We have never bothered to ask ourselves why a country like China has achieved an economic growth rate of 12 percent–the highest in the entire world.
Nor have we bothered to ask how China came to have the second largest economy in the world. Until a few months ago, Japan was in second position, and the most optimistic economists projected that China would replace Japan in 2012.
Strangely enough, China is a country with a vast population of 1.3 billion, ruled by a single communist party. In a one-party system, nobody dares question the party’s points of reference, and nobody can say they have a different view from that expressed by the one party.
My question is: How is it that China has achieved such growth? How has that country’s economy managed to compete with an economy as massive as that of the US, threatening to overtake it in 2020?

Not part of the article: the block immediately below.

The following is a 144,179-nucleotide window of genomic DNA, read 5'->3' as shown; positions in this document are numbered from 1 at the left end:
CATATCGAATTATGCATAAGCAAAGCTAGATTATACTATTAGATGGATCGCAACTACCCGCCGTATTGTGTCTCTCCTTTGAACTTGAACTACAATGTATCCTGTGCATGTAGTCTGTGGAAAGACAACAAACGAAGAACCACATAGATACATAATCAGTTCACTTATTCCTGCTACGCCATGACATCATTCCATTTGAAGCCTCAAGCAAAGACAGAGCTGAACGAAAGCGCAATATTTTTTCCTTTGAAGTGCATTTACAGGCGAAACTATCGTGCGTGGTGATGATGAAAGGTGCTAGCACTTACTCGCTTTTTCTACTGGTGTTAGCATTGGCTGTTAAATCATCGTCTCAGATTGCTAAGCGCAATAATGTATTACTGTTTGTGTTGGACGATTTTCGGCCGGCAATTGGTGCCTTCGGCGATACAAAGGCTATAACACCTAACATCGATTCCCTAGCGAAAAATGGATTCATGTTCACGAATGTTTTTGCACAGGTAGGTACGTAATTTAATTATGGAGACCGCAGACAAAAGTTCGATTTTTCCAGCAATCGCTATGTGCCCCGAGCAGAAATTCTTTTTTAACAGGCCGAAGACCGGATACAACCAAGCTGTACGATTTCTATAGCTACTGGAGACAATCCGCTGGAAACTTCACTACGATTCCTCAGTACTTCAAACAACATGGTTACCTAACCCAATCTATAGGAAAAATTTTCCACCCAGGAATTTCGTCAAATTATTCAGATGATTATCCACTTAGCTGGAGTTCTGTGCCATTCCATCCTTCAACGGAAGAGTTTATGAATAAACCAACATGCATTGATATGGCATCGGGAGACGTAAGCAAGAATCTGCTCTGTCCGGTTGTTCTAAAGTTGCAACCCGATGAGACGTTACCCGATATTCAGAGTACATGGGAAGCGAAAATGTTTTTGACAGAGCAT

The answer lies in the establishment of special industrial zones. China’s industrial zones are able to compete against Singapore itself. In fact, when you visit these zones, you don’t feel like you are in a communist country. I visited one in Shanghai last year and it seemed to me more like part of the US, the world’s largest capitalist country.
I couldn’t help wondering how such a decidedly communist country as China–where a visiting foreigner, or even a resident diplomat, needs permission in order to have a satellite dish installed–could allow the establishment of such special industrial zones, which are almost disconnected from the rest of the country–in this case, a purely totalitarian one?
But the answer is easy. The country needs these industrial zones. In the zones, the free movement of capital generates job opportunities, and profits from investments are taxed. Taxes represent the main source of income for the state, which provides services to the people.
China is aware of the importance of investment, while in Egypt investors are viewed with a suspicious eye. So I say, an investor is innocent until proven guilty.
Translated from the Arabic Edition.